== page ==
Walmart/Sam’s club

Walmart, including its child organization Sam’s Club, has set a net-zero target by 2040 and it is counting on suppliers to get there. Under Project Gigaton, Walmart suppliers will have to reduce their supply chain emissions by 1 billion metric tons by 2030.

Specifically, Walmart breaks down its Scope 1,2, and 3 targets. Regarding Scope 1 and 2, the retailer aims to reduce greenhouse gas emissions by 35% by 2025. On a second axis, compared to 2015 emission levels, the reduction target is 65%. When it comes to Scope 3, Project Gigaton aims to engage suppliers to reduce their emissions. Walmart makes resources available to get suppliers started with climate calculations and set their own goals.

Amazon/Whole Foods

It’s no news that Amazon is more than another e-commerce platform. With the acquisition of Whole Foods in 2017 and with the e-commerce platform Amazon Fresh, Amazon signals a sharp focus on the grocery market; its focus on a quantified climate strategy is present but teetering.

Amazon has formulated its corporate – Scope 1 and 2 – goals in quantified targets. Notably, net-zero across their operations by 2040, 50% net-zero shipments by 2030, using 100% renewable energy by 2025, and an investment pot of over $2 billion for decarbonizing technologies, services, and climate mitigation solutions.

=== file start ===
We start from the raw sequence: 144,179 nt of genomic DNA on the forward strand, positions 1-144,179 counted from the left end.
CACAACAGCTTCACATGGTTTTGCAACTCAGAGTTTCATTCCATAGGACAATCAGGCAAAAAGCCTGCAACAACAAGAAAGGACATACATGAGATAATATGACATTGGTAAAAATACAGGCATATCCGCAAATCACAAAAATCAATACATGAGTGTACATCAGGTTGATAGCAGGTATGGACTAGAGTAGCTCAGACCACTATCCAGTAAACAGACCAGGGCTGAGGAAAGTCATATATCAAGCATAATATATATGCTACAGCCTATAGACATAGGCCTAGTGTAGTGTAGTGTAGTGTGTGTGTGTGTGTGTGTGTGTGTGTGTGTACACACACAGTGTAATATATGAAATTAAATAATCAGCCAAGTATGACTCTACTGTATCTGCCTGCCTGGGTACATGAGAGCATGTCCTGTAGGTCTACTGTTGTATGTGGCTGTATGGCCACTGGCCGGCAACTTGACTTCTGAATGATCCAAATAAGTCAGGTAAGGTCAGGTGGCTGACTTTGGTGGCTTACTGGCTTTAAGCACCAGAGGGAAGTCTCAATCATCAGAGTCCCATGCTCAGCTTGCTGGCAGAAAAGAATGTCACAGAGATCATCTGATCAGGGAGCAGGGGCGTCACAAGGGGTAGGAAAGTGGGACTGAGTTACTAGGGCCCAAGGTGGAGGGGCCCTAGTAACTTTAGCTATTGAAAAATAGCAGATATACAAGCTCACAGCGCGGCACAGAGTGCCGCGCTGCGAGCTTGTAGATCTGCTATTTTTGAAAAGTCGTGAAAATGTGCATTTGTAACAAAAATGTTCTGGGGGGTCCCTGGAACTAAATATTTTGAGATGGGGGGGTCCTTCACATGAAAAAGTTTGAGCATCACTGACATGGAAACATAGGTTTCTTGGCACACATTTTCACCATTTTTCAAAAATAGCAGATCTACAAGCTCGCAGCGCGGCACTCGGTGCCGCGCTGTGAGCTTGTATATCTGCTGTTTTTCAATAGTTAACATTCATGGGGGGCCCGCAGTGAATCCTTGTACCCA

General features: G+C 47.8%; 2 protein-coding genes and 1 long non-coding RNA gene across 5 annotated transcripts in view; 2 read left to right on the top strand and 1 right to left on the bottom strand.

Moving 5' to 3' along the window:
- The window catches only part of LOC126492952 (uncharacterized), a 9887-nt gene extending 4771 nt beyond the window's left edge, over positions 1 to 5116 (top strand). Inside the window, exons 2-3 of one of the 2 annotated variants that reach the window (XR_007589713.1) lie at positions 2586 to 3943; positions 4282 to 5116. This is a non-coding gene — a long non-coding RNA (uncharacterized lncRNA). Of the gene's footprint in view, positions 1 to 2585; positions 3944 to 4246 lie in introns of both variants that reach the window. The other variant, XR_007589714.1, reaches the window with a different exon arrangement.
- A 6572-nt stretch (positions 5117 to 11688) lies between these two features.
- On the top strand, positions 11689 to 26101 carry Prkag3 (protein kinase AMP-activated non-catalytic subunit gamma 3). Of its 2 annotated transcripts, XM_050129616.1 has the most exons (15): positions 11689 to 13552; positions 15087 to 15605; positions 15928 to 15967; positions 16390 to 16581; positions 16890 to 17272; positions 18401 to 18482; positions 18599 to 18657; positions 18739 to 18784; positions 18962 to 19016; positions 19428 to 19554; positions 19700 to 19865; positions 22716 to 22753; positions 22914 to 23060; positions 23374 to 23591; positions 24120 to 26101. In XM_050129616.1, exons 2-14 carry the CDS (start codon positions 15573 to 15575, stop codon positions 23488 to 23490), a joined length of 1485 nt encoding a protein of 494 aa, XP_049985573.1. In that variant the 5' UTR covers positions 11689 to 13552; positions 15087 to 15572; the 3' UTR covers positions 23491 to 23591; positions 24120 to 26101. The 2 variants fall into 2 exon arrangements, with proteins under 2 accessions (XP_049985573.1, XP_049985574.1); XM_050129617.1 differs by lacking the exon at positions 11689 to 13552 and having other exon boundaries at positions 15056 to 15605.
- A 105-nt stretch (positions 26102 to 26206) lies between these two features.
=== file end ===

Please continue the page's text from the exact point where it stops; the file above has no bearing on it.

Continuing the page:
Nevertheless, Amazon’s goals on Scope 3 –the overwhelming majority of their emissions– are rather loose. Amazon “encourages” suppliers to go beyond compliance and minimize their climate impact but “requires” them to follow reporting requirements.

Amazon seems to have some way to go toward supply chain transparency, however, we are staying tuned because the air of a maturing climate strategy is blowing over at Amazon: The company committed to near-term targets with Science Based Targets initiative and is expected to announce its goals and strategy in 2022. 


Kroger has set a 30% cumulative emission reduction by 2030. The retailer has an extensive sustainability plan. It focuses on waste reduction, packaging, and a commitment to eliminate deforestation in sourced materials and products by 2025. Kroger is working on more specific Scope 3 emission targets, expected to be announced soon.